Johne's disease in sheep is an infectious and incurable wasting disease. It is caused by the bacteria Mycobacterium paratuberculosis.
Note: The management of endemic sheep disease, Ovine Johne’s Disease (OJD) or Johne’s Disease (JD), change in South Australia on 1 July 2019. For details, see South Australian Ovine Johne's Disease Management Program page.
Clinical signs of OJD
OJD is an insidious and progressive disease. It is not easily detectable and often no clinical signs are evident for the first few years.
Clinically affected sheep progressively lose weight (wasting) and usually die or are euthanised 3 to 8 months from clinical signs being observed.
The classic clinical sign of OJD is a distinct ‘poor’ tail end of the mob.
Due to a long incubation period, healthy looking animals can spread the disease bacteria for some time before becoming clinically affected. A slight increase in deaths and wasting from the disease may not be noticeable initially and may be mistaken for sheep already in poor condition due to old age or having internal parasite issues.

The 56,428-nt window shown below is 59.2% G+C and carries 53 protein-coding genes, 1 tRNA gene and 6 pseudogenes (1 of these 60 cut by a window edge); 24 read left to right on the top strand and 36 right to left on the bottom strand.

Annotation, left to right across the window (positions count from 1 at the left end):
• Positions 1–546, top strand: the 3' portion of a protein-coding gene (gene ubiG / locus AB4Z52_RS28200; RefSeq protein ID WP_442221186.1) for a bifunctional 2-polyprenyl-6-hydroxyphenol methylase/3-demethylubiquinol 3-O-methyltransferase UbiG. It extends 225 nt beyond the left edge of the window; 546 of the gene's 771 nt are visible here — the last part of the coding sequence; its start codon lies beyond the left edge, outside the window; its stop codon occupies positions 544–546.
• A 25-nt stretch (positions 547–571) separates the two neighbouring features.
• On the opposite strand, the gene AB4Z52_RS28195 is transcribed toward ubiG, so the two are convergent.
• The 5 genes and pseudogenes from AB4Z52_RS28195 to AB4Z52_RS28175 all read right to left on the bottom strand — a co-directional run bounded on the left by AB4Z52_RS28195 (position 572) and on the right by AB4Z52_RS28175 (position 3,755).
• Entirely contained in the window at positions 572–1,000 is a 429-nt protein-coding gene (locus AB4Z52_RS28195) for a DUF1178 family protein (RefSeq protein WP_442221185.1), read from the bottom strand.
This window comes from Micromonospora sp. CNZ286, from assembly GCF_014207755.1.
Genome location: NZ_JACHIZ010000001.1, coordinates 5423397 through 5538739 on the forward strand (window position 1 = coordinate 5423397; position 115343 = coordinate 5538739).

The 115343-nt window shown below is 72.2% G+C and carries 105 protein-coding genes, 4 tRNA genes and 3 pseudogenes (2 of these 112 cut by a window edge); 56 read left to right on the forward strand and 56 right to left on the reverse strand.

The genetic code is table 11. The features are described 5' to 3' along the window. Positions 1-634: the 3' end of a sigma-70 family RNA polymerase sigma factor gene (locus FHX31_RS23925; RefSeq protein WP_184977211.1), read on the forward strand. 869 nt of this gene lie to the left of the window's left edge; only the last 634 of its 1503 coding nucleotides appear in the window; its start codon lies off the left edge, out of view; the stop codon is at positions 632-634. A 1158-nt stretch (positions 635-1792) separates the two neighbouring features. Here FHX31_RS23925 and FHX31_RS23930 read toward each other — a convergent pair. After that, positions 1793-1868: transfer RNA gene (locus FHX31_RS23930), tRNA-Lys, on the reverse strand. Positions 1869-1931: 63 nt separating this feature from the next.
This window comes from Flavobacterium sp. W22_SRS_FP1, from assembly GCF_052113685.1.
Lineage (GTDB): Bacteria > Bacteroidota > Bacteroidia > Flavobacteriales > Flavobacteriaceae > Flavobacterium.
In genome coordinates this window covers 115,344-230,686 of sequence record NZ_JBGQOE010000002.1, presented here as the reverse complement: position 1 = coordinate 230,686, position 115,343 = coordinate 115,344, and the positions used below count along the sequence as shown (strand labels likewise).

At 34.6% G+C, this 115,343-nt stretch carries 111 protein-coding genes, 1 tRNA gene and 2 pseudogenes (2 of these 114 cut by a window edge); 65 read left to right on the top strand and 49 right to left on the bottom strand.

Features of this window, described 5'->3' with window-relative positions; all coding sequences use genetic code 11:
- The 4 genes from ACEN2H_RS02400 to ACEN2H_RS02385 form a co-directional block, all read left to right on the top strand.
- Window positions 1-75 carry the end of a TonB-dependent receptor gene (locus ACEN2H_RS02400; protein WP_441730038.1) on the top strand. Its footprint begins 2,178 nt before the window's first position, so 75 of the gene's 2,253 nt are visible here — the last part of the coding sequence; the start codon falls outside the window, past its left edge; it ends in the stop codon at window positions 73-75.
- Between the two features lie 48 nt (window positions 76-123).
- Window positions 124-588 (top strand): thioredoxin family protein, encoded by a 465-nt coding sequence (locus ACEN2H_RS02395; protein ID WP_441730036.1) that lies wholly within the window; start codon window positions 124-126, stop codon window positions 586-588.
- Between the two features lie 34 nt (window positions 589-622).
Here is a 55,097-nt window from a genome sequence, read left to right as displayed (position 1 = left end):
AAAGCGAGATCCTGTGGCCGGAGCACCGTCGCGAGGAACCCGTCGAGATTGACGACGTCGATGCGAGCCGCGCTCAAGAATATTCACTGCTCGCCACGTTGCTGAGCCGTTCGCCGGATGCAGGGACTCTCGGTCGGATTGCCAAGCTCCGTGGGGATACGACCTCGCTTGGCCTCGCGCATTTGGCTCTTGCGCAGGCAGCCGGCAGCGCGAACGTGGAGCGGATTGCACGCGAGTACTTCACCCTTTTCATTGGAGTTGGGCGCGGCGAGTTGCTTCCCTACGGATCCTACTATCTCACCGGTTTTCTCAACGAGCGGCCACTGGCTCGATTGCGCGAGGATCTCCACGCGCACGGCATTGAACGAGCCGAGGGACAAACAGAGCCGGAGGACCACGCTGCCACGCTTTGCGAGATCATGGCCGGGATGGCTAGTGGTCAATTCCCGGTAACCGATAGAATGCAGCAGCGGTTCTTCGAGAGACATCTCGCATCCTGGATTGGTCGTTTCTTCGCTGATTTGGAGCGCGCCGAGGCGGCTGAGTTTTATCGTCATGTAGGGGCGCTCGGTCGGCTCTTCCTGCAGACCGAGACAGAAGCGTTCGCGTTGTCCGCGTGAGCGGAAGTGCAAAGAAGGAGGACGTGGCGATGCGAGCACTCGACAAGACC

It is likely OJD will already be well established within a flock before deaths are noticed that are obviously attributable to the disease.
The level of disease in a flock is influenced by:
- management practices
- higher rainfall
- higher stocking rates.
Note, once the clinical phase occurs the condition is always fatal.
How OJD spreads between animals
OJD usually enters a flock when:
- new infected sheep enter a flock
- stray infected sheep enter a flock
- sheep eat pasture or drink water contaminated by faeces from infected sheep and other susceptible species
- co-grazing with infected cattle and other species which are infected with Johne's disease (such as goats and alpacas).